6:30 p.m.: Chef Mark Elliott has led the local food movement in Pinehurst at his eponymous Elliotts on Linden. Try a chilled rosé from the wine bar and stroll through his herb garden out back. Attached to the restaurant is Elliott’s Provision Company, a favorite source for heritage meats, local cheeses and specialties. There is also a kitchen shop and art gallery. The dining room atmosphere is rustic yet elegant and perfectly comfortable, and the Chicken Porchetta is swoon-inducing, as is the local Rack of Lamb.

9:30 p.m.: Social165 glows with big city sophistication. Its ladylike atmosphere is alive with swanky jazz and dressy people. Let the gracious owner, Dawn Phillips, pour you a signature nightcap and tuck back into a banquet for the after-hours view of Pinehurst and its people.

DAY 3, 10:00 a.m.: Broad Street in Southern Pines is lined with boutiques, coffee shops and restaurants. One of the state’s best independent book stores, The Country Bookshop, is the cultural center of town, where you’ll see regulars stopping in for a quick visit with owner Kimberly Daniels. The Sunrise Theater, one block up, headlines art-house films, local theater productions, plus The Metropolitan Opera’s seasonal lineup via live simulcast. At a table outside of Betsy’s Crepes, savor one her popular brunch dishes and watch the parade of people and pets as they go for a late morning stroll in this most dog-friendly of towns.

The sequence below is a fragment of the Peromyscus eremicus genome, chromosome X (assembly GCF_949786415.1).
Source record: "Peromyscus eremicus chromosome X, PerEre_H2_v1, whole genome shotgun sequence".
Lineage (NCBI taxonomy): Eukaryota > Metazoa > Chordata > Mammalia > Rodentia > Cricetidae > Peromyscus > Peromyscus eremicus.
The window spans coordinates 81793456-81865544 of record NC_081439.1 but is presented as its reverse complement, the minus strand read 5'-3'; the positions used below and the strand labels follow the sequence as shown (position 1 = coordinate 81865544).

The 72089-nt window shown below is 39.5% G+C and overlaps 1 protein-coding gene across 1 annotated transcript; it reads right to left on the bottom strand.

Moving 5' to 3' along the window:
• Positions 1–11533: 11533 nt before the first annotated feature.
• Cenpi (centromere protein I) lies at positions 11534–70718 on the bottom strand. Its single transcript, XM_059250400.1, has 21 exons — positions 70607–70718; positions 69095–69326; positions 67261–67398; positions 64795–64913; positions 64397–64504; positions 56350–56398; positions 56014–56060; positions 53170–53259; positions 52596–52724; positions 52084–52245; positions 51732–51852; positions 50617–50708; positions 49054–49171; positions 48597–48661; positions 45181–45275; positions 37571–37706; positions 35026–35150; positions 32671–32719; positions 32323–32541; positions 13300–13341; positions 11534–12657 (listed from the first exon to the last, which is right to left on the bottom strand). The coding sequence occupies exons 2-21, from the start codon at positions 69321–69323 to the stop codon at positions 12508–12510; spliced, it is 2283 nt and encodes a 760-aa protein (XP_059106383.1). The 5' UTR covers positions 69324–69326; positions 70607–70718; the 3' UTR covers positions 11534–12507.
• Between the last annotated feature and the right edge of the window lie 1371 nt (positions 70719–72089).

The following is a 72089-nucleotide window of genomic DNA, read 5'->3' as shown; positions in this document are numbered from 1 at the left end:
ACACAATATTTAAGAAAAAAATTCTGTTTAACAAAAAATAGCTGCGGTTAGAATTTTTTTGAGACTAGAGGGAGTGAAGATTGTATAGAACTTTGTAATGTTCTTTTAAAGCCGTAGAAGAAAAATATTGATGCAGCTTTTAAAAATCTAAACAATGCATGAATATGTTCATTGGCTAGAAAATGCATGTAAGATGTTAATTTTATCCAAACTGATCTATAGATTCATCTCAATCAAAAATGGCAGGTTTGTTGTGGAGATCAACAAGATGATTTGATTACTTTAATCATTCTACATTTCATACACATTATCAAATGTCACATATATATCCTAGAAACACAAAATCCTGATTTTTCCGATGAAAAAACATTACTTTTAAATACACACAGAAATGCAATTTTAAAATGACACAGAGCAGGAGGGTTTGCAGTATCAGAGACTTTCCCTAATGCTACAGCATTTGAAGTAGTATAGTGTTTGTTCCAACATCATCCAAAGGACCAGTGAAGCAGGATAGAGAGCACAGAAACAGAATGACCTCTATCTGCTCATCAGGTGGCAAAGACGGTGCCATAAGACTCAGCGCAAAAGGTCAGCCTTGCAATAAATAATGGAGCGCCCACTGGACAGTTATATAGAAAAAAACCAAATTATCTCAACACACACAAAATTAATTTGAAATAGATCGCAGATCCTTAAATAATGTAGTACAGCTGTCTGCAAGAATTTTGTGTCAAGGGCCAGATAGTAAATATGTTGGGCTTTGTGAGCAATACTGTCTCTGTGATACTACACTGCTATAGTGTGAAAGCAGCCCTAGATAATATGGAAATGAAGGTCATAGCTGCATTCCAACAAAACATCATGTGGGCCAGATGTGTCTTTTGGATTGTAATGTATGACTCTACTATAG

In Pinehurst, preppy looks prevail in brightly colored shifts and tunics over tailored shorts or linen slacks. Golf and tennis attire is common and acceptable most anywhere during daylight hours. Strappy heels, flirty cocktail dresses and sport coats for men make up the dresscode at night. Locals shop the boutiques in town, like Monkee’s or Eloise (both have pop-ups in The Village of Pinehurst this summer) for designer exclusives, while men can count on resort classics at Gentlemen’s Corner, where color and pattern mix in unexpected ways.

{Sourced from TSG NC’s boutiques: Tunic from TSG: Pinehurst’s Eloise | Shorts from TSG: Wilmington’s Monkee’s of Wilmington | Sandals from TSG: Pinehurst’s Monkee’s of the Pines | Dress from TSG: Raleigh, Durham & Chapel Hill’s Vermillion | Bag from TSG: Charlotte’s Coral | Heels from TSG: Raleigh, Durham, & Chapell Hill’s Monkee’s of Raleigh}